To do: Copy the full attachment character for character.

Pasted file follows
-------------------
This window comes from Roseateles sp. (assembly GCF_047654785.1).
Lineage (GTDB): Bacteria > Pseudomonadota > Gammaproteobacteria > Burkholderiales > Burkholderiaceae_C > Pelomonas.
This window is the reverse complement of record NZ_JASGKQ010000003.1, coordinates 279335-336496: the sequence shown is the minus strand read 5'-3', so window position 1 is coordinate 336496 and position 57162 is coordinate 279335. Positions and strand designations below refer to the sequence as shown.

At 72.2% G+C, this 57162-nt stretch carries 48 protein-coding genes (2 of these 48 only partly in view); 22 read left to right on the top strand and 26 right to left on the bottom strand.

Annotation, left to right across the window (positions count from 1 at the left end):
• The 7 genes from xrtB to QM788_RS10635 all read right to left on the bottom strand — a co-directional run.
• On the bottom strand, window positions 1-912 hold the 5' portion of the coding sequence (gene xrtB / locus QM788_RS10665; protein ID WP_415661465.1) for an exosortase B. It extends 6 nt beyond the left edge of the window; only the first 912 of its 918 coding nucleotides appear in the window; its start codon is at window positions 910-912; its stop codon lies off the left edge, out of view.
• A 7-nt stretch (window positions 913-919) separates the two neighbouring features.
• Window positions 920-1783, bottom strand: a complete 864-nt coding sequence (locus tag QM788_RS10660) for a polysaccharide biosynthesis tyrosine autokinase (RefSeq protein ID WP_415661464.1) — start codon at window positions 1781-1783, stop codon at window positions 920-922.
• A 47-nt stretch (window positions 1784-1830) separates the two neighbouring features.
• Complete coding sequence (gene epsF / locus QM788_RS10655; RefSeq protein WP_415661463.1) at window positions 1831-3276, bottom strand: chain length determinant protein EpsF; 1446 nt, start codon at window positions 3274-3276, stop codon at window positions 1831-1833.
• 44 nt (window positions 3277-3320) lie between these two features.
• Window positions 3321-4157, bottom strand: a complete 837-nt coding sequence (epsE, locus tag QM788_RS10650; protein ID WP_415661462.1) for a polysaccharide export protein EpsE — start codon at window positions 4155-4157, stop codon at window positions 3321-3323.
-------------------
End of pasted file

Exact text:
This window comes from Roseateles sp. (assembly GCF_047654785.1).
Lineage (GTDB): Bacteria > Pseudomonadota > Gammaproteobacteria > Burkholderiales > Burkholderiaceae_C > Pelomonas.
This window is the reverse complement of record NZ_JASGKQ010000003.1, coordinates 279335-336496: the sequence shown is the minus strand read 5'-3', so window position 1 is coordinate 336496 and position 57162 is coordinate 279335. Positions and strand designations below refer to the sequence as shown.

At 72.2% G+C, this 57162-nt stretch carries 48 protein-coding genes (2 of these 48 only partly in view); 22 read left to right on the top strand and 26 right to left on the bottom strand.

Annotation, left to right across the window (positions count from 1 at the left end):
• The 7 genes from xrtB to QM788_RS10635 all read right to left on the bottom strand — a co-directional run.
• On the bottom strand, window positions 1-912 hold the 5' portion of the coding sequence (gene xrtB / locus QM788_RS10665; protein ID WP_415661465.1) for an exosortase B. It extends 6 nt beyond the left edge of the window; only the first 912 of its 918 coding nucleotides appear in the window; its start codon is at window positions 910-912; its stop codon lies off the left edge, out of view.
• A 7-nt stretch (window positions 913-919) separates the two neighbouring features.
• Window positions 920-1783, bottom strand: a complete 864-nt coding sequence (locus tag QM788_RS10660) for a polysaccharide biosynthesis tyrosine autokinase (RefSeq protein ID WP_415661464.1) — start codon at window positions 1781-1783, stop codon at window positions 920-922.
• A 47-nt stretch (window positions 1784-1830) separates the two neighbouring features.
• Complete coding sequence (gene epsF / locus QM788_RS10655; RefSeq protein WP_415661463.1) at window positions 1831-3276, bottom strand: chain length determinant protein EpsF; 1446 nt, start codon at window positions 3274-3276, stop codon at window positions 1831-1833.
• 44 nt (window positions 3277-3320) lie between these two features.
• Window positions 3321-4157, bottom strand: a complete 837-nt coding sequence (epsE, locus tag QM788_RS10650; protein ID WP_415661462.1) for a polysaccharide export protein EpsE — start codon at window positions 4155-4157, stop codon at window positions 3321-3323.